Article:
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Seller Resources

Preparing Your Home up for sale

Here are a few items to take care of before listing your home. This can make the sale process quicker and easier in the long run.

Consider a pre-sale home inspection. An inspector will be able to give you a good indication of the trouble areas that will stand out to potential buyers, and you’ll be able to make repairs before open houses begin.

Organize and clean. Pare down clutter and pack up your least-used items, such as large blenders and other kitchen tools, out-of-season clothes, toys, and seasonal items. Store items off-site or in boxes neatly arranged in the garage or basement. Clean the windows, carpets, walls, lighting fixtures, and baseboards to make the house shine.

Get replacement estimates. Do you have big-ticket items that will need to be replaced soon? Find out how much it will cost to repair an older roof or replace worn carpeting, even if you don’t plan to do so. The figures will help buyers determine if they can afford the home, and they’ll be handy when negotiations begin.

Locate warranties. Gather up the warranties, guarantees, and user manuals for the furnace, washer/dryer, dishwasher, and any other items that will remain with the house. It may seem like this task can be left until closing, but you don’t want lost paperwork or last-minute scrambling to cause the deal to fall through. 

Spruce up the curb appeal. Walk out to the front of your home, close your eyes, and pretend you’re a prospective buyer seeing the property for the first time. As you approach the front door, what is your impression of the property? Do the lawn and bushes look neatly manicured? Is the address clearly visible? What do you see framing the entrance, if anything? Is the walkway free of cracks and impediments?

How to Prepare for the Photo Shoot

With the majority of buyers shopping for homes online, high-resolution slide shows and video tours are a must. Here’s how to make your home shine on camera.

Understand the camera’s perspective.

The camera’s eye is different from the human eye. It magnifies clutter and poor furniture arrangement so that even a home that feels comfortable in person can look jumbled online.

Make it spotless.

Cameras also tend to magnify grime. Don’t forget floor coverings and walls; a spot on a rug might be overlooked during a regular home showing, but it could become a focal point online.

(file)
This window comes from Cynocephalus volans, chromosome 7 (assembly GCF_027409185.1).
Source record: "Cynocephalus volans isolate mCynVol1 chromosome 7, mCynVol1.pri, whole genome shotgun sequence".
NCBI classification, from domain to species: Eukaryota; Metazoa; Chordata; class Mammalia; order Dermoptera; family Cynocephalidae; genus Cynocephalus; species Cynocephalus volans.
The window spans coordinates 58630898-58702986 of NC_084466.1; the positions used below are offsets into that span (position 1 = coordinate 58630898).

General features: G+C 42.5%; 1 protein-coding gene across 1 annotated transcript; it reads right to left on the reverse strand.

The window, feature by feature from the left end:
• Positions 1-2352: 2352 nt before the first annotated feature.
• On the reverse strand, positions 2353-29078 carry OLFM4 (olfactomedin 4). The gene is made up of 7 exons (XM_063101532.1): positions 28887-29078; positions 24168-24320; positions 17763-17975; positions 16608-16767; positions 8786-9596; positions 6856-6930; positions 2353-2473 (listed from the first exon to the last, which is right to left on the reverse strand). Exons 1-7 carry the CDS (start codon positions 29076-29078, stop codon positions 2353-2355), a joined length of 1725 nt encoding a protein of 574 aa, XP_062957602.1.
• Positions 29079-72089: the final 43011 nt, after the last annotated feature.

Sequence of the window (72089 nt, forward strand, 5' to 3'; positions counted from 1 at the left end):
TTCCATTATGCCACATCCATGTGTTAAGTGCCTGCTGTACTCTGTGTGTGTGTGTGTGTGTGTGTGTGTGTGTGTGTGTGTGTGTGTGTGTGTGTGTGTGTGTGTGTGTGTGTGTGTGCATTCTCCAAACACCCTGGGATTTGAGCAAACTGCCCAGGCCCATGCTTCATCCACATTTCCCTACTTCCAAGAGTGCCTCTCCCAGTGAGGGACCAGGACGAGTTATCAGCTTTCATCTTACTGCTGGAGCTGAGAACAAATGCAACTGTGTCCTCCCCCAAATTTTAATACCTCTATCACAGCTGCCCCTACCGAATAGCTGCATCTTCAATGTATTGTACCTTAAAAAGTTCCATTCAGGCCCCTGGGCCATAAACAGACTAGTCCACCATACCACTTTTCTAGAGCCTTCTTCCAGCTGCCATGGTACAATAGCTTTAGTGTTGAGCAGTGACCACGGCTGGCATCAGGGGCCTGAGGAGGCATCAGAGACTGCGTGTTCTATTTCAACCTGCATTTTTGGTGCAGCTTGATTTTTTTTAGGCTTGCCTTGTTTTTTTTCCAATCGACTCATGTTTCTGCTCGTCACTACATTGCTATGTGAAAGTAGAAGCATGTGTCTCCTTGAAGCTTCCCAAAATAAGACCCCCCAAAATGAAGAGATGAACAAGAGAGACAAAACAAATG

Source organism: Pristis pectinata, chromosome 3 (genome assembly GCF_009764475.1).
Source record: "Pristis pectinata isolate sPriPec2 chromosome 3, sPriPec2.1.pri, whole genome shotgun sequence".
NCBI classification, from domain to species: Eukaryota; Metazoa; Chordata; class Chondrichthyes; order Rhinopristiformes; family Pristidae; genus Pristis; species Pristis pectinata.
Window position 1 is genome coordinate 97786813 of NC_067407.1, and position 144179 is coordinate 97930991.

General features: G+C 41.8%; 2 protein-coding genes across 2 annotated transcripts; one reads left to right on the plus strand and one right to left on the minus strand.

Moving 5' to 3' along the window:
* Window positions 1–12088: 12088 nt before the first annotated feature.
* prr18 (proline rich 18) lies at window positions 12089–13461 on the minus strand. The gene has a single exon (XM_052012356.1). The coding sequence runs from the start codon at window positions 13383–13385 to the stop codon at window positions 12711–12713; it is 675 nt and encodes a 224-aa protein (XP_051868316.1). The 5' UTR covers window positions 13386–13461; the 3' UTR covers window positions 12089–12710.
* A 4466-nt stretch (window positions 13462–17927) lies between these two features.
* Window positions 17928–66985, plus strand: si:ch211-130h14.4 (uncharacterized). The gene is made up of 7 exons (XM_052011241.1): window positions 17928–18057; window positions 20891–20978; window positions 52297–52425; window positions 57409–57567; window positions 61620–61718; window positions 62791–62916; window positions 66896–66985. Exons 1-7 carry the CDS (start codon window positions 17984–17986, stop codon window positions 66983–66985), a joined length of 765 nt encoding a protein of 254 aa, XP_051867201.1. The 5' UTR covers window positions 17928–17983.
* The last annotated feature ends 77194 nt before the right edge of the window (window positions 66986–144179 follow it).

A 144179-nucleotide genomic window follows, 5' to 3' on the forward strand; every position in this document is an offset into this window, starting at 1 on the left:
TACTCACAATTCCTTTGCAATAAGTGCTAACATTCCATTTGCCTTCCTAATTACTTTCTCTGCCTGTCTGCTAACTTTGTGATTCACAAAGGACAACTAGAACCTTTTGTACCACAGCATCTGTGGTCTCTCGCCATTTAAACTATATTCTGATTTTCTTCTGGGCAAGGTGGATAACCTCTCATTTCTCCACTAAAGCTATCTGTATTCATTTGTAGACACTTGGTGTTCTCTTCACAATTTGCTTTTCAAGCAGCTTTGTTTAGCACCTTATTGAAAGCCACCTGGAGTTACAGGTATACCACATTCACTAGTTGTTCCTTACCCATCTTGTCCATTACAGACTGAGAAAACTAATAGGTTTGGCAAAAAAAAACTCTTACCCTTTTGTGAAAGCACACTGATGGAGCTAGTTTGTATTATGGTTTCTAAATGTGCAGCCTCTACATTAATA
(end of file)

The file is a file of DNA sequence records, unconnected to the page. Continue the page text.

Know what to leave.

You want to avoid clutter, but try to have three items of varying heights on each surface. On an end table you can place a tall lamp (high), a small plant (medium), and a book (low).

Snap practice pictures with your own camera.

This will give you an idea of what the home will look like on camera before the photographer shows up. Examine the photos and make changes to improve each room’s appearance, such as opening blinds to let in natural light, removing magnets from the refrigerator, or taking down distracting art.

Pare down.

Removing one or two pieces of furniture from each room, even if just for the shoot, can make your space appear larger on screen.

Rearrange.

Spotlight the flow of your space by creating a focal point on the furthest wall from the doorway and arranging the other pieces of furniture to make a triangle shape. The focal point may be a bed in a bedroom or a china cabinet in a dining room.

Accessorize.

Include a healthy plant in every room; the camera loves greenery. Energize bland decor by placing a bright vase on a mantle or draping an afghan over a couch.

Keep the home in shape.

Buyers who liked what they saw online expect to encounter the same home in person.

Las Vegas Community Resources

The Escrow Process

Starting the process

A sales contract is signed by the buyer and seller, and delivered to the closing agent, usually with a deposit check. The escrow is accepted by the escrow agent, often by written notation on the contract. The escrow agent starts the closing process by opening a title order. The file begins to be processed. Tax information, loan payoffs, survey (if necessary), homeowner/maintenance fees, inspections/reports, and hazard and other insurances as well as legal papers are ordered. A title search is ordered.